Bacon condemns cunning not as a thing that is hateful and vile, but as a thing that might lead to unpleasant consequences. In other w6rds. Bacon’s maxims are prudential. Occasionally he even lays down the rules for immoral conduct (as in the essay, Of Suitors) without a word of open disapproval. It is for this reason that Bacon’s morality has been described as a cynical kind of wisdom, and it is for this reason that Blake criticized Bacon for offering advice which is suited to the kingdom of Satan. Bacon confirms such impressions by the tone and substance of even those essays which deal with domestic relations and with special ties between man and man. In the essay, Of Friendship, Bacon puts a high premium upon friendship but his view of friendship is wholly and exclusively utilitarian. He values friendship chiefly for the gains to be derived from it—comfort to the heart, light to the understanding, aid in the affairs of life. He fails to recognise the fact that there can be such a noble thing as unselfish friendship. As regards domestic relations, a wife and children are regarded by him as “hostages to fortune” (Of Marriage And Single Life). He does recognise a wife and children as having a refining effect, as a kind- of “discipline of humanity”, but he does not seem to be aware of their exercising any wider influence. He looks upon a wife as being “useful” at all stage of life rather than as a person attached to her husband by deep and unbreakable emotional ties. In the essay, Of Love, he takes a singularly one-sided and cynical view of one of the greatest and sublimest passions of mankind. He looks upon love as “the child folly”, and he urges men not to allow this passion to affect the serious affairs and actions of life. Bacon’s view of love is certainly most disappointing. His tone in the essay, Of Parents And Children, shows the same blindness to the depth of parental emotions. Here too he talks in terms of worldly success.
But there is another side to the picture, and that is actually the more important side. Essentially Bacon is a moralist even though his moralism is diluted and flawed by Machiavellianism. Everywhere in his essays he shows a high reverence for moral principles. In almost every essay, he emphasises the need of honesty, integrity, fair dealings, truthfulness, charity, justice, and so on. In the essay, Of Truth, he says that truth is “the sovereign good of human nature”, and that “clear and round dealing is the honour of man’s nature.” Winding and crooked courses may, he says here, be compared to “the goings to the serpent which goeth basely upon the belly, and not upon the feet.”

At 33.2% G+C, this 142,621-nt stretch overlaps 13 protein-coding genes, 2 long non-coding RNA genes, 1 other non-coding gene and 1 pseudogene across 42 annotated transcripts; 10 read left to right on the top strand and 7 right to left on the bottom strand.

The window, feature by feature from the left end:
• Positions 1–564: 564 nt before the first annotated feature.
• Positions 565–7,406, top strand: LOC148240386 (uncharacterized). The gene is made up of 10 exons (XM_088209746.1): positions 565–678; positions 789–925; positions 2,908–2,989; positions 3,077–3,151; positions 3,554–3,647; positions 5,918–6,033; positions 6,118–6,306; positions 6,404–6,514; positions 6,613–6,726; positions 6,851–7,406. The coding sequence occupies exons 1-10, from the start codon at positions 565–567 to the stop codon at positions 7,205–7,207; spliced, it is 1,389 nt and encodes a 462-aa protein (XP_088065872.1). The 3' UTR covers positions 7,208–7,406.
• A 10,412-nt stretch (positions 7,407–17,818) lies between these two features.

He wants that a man’s mind should “move in charity, rest in providence, and turn upon the poles of truth.” In the essay, Of Goodness And Goodness of Nature, he appears as almost a preacher delivering a sermon on the need of goodness and charity, he says, there can be no excess, “neither can angel nor man come in danger by it.” In the concluding paragraph of this essay, he points out the need of kindness and courtesy to strangers, compassion towards the affliction of others, a spirit of forgiveness towards those who have committed any offences, and a desire to work for the salvation of others. In the essay, Of Riches, he describes riches as an obstruction to virtue and says that riches are of ‘no use if they be not distributed among others. He points out that most of the means of becoming rich are foul, and he condemns these foul means. In the essay, Of Ambition, he considers it a mark of honour to occupy “the vantage ground to do good.” In the essay, Of Great Place, he points out the principal vices of authority—delays> corruption, roughness, and facility, and would like persons in high positions to avoid these vices. He also makes the following memorable statements in this essay: “In place there is licence to do good and evil, whereof the latter is a curse; for in evil the best condition is not to will, the second not to can.” “Merit and good works is the end of man’s motion, and conscience of the same is the accomplishment of man’s rest.” Such remarks can only proceed from a man who is basically an upholder of the fundamental principles of morality. In the essay, Of Revenge, he admires the person who forgives his enemy and foregoes revenge. He is against doing an injury to a friend in relation for an injury which one has received from a friend.
Thus we come to the conclusion that there is a dualism in Bacon. He represents a combination of moralism and Machiavellianism with the former predominant over the other in many essays and with the latter predominant over the former in some of the essays, especially the political essays, Bacon’s general attitude is one of compromise with morality; it is an attitude that ranks expediency above morality. Moral principles, Bacon seems to argue, should be observed but they may be infringed if infringement becomes necessary for the advancement of one’s position in life, for ensuring one’s principles may also be infringed by kings, rulers, and governments for the strengthening of their position and authority.